• On 21 September 2022, the Supreme Court of Crimea announced the verdict in the criminal case against citizen journalist Asan Akhtemov, who was accused in September 2021 of possessing an explosive device as well as sabotaging a gas pipeline in the village of Perevalnoye. The court found him guilty and sentenced him to 15 years in a maximum-security colony. He will also have to pay a fine of 500 thousand rubles. The Court of Appeal toughened the sentence, ruling that the journalist must serve the first three years of his sentence in prison.   

Many media workers have faced administrative persecution. Some of these incidents include:

  • On 18 February 2022, Judge of the Bakhchisaray District Court, Gurman Atamanyuk, found Crimean Tatar activist and moderator of the “Rose Bush of Crimean Khans” group Edem Dudakov guilty of committing an offence under Article 20.3.1 of the Code of Administrative Offenses (“Inciting hatred or enmity, as well as humiliation of human dignity”) for a comment posted on Facebook in 2017. He was sentenced to 10 days of detention. On 17 February, an “inspection” was carried out at Dudakov’s home, which resulted in the seizure of digital equipment and his arrest.
  • On 15 March 2022, the Bakhchisarai District Court fined public activist and delegate of the Kurultai of the Crimean Tatar people, Edem Dudakov, 1,500 rubles under Article 20.3 of the Code of Administrative Offenses (“Demonstration of Nazi symbols on the Internet”).
  • On 16 March 2022, Judge Yevgeny Borisenko of the Belogorsky District Court of Crimea reviewed the files on the administrative offence case against human rights activist Abdureshit Dzhepparov and found him guilty under Article 20.3 of the Code of Administrative Offenses for posting a video explaining the origin of the song “Anthem of Soviet Aviators” on social media. The video included footage of planes with German crosses. The court sentenced him to 15 days of arrest.  
  • On 24 March 2022, Judge of the Krasnogvardeysky District Court, Kristina Pikula, reviewed two administrative cases against an active social media user and the head of the Central Election Commission of the Kurultai of the Crimean Tatar people, Zair Smedlyaev. In the first case, he was accused of discrediting the Russian army by comparing the “special military operation” to genocide. The judge fined him 40 thousand rubles. In the second case, he was accused of promoting Nazism after publishing a photograph of a Jewish synagogue with a swastika painted on its walls by vandals in 2014. The judge sentenced him to two days of detention. 
  • On 26 January 2023, a court in Simferopol found “Crimean Solidarity” citizen journalists Dlyaver Ibragimov, Kulamat Ibraimov and Yusup Useinov guilty of committing an administrative offence under Article 20.2.2 of the Code of Administrative Offenses of the Russian Federation (“Organization of mass simultaneous presence and (or) movement of citizens in public places resulting in a violation of public order “). Ibragimov was sentenced to 13 days, Kulamet Ibragimov – 12 days and Yusup Useinov – 13 days of administrative arrest.  
  • On 5 April 2023, officers from the Federal Penitentiary Service came to the house of Amet Suleymanov, a citizen journalist working for “Crimean Solidarity”, who was under house arrest at that time and took him into custody in connection with his 12-year sentence. Subsequently, he was taken to the temporary detention facility in Bakhchisarai. Suleymanov is suffering from multiple illnesses, including heart disease.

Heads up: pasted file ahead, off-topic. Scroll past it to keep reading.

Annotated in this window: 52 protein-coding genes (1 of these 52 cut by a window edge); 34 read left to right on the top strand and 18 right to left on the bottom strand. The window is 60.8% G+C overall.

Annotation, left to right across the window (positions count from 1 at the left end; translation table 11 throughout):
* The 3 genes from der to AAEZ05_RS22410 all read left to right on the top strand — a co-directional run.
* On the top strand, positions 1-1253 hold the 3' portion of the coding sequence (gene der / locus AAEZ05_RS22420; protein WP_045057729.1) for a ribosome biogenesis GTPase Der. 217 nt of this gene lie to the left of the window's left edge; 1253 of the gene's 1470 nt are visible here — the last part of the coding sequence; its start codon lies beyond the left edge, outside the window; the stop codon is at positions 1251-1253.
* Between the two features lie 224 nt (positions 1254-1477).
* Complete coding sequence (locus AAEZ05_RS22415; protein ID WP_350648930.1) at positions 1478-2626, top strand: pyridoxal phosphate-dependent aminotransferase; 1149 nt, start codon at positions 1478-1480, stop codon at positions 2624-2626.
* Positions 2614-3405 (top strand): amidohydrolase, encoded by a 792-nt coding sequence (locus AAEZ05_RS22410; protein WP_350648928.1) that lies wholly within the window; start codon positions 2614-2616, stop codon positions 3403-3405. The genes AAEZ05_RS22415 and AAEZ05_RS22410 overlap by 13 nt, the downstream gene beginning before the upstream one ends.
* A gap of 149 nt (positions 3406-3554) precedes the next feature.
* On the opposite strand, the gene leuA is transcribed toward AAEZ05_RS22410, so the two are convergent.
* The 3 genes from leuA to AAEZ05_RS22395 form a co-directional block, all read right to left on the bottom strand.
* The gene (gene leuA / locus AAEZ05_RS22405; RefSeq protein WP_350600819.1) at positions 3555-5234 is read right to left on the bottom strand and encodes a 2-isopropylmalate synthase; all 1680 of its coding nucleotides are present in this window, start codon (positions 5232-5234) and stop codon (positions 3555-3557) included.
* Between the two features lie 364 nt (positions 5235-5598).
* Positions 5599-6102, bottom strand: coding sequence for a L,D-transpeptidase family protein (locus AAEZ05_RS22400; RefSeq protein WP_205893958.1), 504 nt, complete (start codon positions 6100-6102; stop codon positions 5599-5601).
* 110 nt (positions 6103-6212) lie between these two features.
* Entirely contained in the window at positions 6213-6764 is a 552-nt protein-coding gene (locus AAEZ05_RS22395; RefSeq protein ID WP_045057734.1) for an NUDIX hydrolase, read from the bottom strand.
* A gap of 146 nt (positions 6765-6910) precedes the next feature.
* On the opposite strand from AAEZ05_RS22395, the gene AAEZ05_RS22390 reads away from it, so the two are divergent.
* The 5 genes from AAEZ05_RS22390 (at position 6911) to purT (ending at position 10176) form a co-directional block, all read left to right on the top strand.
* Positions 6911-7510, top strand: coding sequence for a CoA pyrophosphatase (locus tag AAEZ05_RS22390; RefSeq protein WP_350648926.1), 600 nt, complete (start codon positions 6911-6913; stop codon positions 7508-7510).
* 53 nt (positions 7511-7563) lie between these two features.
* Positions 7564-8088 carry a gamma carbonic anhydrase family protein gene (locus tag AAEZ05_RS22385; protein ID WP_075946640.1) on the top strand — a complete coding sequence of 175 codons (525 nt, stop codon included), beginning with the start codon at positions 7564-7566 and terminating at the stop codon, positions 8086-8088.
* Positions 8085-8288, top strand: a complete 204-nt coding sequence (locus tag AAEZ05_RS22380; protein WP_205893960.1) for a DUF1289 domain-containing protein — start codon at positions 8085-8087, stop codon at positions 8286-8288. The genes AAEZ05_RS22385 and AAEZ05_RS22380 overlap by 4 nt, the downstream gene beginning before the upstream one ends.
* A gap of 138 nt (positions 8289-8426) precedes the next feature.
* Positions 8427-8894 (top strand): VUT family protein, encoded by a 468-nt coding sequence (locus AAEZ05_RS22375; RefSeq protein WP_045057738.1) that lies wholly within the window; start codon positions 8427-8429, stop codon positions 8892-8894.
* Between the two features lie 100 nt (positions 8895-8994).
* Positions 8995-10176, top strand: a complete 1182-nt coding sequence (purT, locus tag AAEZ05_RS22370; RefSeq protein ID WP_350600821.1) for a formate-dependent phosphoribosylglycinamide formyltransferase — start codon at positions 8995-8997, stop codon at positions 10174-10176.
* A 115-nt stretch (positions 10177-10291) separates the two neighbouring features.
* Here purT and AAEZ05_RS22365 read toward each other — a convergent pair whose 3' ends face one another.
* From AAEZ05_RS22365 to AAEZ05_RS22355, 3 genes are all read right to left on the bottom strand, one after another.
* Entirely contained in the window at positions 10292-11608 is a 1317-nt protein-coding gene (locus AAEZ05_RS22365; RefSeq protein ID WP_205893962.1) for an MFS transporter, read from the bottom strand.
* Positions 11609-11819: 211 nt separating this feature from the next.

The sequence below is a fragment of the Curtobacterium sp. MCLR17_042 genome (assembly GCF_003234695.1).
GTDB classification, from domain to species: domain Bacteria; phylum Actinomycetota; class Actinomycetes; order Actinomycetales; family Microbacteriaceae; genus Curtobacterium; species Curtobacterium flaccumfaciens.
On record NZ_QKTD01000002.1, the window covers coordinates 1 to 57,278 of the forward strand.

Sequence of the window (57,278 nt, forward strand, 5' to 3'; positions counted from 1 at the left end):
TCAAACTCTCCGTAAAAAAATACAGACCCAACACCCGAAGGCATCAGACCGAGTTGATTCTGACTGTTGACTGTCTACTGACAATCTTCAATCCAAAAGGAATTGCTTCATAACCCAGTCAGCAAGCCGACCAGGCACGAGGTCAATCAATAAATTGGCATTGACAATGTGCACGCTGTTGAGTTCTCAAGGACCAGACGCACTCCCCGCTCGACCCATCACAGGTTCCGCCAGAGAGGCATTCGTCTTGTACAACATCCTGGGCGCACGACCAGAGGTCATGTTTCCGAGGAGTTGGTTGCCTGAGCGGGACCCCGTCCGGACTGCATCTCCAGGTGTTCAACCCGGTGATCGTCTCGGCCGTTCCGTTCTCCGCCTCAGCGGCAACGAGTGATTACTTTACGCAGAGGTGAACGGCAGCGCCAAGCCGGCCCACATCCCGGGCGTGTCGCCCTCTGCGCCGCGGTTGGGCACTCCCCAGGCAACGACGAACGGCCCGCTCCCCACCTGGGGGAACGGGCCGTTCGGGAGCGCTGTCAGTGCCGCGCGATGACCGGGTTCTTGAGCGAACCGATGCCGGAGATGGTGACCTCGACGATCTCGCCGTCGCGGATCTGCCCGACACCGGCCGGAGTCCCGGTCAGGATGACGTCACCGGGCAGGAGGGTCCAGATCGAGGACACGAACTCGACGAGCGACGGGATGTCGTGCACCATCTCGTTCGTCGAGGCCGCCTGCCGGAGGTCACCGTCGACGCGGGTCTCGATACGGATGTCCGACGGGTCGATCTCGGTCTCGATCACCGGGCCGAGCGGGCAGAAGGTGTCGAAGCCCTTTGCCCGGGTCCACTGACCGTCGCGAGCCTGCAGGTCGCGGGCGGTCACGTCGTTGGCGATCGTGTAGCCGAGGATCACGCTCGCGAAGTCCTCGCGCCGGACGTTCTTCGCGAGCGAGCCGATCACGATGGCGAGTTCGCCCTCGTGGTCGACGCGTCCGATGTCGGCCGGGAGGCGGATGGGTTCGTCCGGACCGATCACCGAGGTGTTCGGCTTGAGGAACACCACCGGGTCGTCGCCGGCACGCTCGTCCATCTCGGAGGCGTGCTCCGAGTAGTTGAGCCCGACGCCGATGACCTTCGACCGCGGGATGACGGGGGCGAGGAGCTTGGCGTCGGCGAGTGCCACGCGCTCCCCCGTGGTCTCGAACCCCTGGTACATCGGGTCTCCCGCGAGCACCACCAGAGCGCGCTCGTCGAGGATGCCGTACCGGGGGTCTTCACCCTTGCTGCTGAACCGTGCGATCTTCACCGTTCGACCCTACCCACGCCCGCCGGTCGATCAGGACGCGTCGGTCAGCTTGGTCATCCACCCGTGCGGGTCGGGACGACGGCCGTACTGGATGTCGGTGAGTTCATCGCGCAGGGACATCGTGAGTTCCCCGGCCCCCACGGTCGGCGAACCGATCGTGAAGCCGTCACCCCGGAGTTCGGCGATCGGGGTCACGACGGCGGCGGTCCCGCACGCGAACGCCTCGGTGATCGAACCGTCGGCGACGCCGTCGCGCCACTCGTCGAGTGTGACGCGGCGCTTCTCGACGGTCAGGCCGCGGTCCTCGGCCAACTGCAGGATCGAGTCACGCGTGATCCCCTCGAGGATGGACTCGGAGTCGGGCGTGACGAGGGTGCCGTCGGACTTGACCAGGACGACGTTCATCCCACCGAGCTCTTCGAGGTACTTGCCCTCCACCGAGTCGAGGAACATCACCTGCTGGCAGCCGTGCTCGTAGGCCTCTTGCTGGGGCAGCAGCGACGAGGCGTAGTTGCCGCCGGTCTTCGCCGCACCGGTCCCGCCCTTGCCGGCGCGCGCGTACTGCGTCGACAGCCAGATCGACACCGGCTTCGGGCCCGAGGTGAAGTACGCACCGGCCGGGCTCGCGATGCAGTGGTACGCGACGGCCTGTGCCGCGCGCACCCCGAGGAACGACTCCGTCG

Under pressure from the authorities, media workers were forced to leave Crimea for security reasons. At least two cases are known:  

  • On 13 January 2023, citizen journalist, activist, and coordinator of the Crimean Tatar initiative “Nefes” Elmaz Akimova was forced to leave Crimea. Prior to that, police officers and staff members of the Centre for Combating Extremism regularly came to her home to verify her whereabouts. One such check-up occurred on 29 December 2022. For more than four years, police officers regularly came to her house to deliver warnings against any possible attempts to violate the law.
  • On 9 February 2023, in Simferopol, staff from the Centre for Combating Extremism conducted a search in the apartment of freelance journalist Vasily Sadovsky on the grounds that his wife had previously posted pro-Ukrainian statements on social media. During the search, a laptop was confiscated. The journalist himself was then forced to leave Crimea.


  • The Crimean Human Rights Group – an initiative made up of representatives of human rights organisations, whose goal is to promote the observance and protection of human rights in Crimea.
  • The “Crimean Solidarity” Public Movement – an informal human rights organisation created to protect victims of political repression. 
  • “Crimea.Realities” – a Radio Free Europe/Radio Liberty service; an online media outlet that covers political persecution in Crimea in detail. 
  • The public initiative “Crimean Process” – an association of experts and volunteers who assess the peculiarities of legal proceedings in political cases in Crimea. 
  • The ZMINA Human Rights Centre – a Ukrainian non-governmental organisation that concentrates on freedom of speech protection, and supports human rights and civil rights activists in Ukraine, including occupied Crimea. 
  • Social media platforms Facebook and VKontakte
  • Free access Russian-language media on the Internet.  
  • Official websites of judicial bodies created by the Russian Federation in Crimea.